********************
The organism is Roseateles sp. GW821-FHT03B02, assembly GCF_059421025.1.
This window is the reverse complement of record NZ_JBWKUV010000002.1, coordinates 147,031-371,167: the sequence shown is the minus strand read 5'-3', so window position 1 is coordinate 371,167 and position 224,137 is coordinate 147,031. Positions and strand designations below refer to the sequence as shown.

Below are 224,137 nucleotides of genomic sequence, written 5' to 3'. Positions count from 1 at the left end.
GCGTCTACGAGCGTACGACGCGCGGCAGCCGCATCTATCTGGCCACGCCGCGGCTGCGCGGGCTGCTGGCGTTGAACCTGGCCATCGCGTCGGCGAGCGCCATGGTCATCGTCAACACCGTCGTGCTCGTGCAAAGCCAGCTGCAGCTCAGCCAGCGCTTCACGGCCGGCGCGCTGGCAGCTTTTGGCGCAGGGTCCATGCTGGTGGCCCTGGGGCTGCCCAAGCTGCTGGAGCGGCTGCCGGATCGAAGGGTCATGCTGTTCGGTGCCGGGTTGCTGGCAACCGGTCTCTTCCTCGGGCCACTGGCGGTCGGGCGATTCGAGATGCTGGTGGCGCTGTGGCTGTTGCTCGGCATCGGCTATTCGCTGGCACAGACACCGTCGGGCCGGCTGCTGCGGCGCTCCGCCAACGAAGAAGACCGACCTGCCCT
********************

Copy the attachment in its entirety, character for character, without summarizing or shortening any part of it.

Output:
The organism is Roseateles sp. GW821-FHT03B02, assembly GCF_059421025.1.
This window is the reverse complement of record NZ_JBWKUV010000002.1, coordinates 147,031-371,167: the sequence shown is the minus strand read 5'-3', so window position 1 is coordinate 371,167 and position 224,137 is coordinate 147,031. Positions and strand designations below refer to the sequence as shown.

Below are 224,137 nucleotides of genomic sequence, written 5' to 3'. Positions count from 1 at the left end.
GCGTCTACGAGCGTACGACGCGCGGCAGCCGCATCTATCTGGCCACGCCGCGGCTGCGCGGGCTGCTGGCGTTGAACCTGGCCATCGCGTCGGCGAGCGCCATGGTCATCGTCAACACCGTCGTGCTCGTGCAAAGCCAGCTGCAGCTCAGCCAGCGCTTCACGGCCGGCGCGCTGGCAGCTTTTGGCGCAGGGTCCATGCTGGTGGCCCTGGGGCTGCCCAAGCTGCTGGAGCGGCTGCCGGATCGAAGGGTCATGCTGTTCGGTGCCGGGTTGCTGGCAACCGGTCTCTTCCTCGGGCCACTGGCGGTCGGGCGATTCGAGATGCTGGTGGCGCTGTGGCTGTTGCTCGGCATCGGCTATTCGCTGGCACAGACACCGTCGGGCCGGCTGCTGCGGCGCTCCGCCAACGAAGAAGACCGACCTGCCCT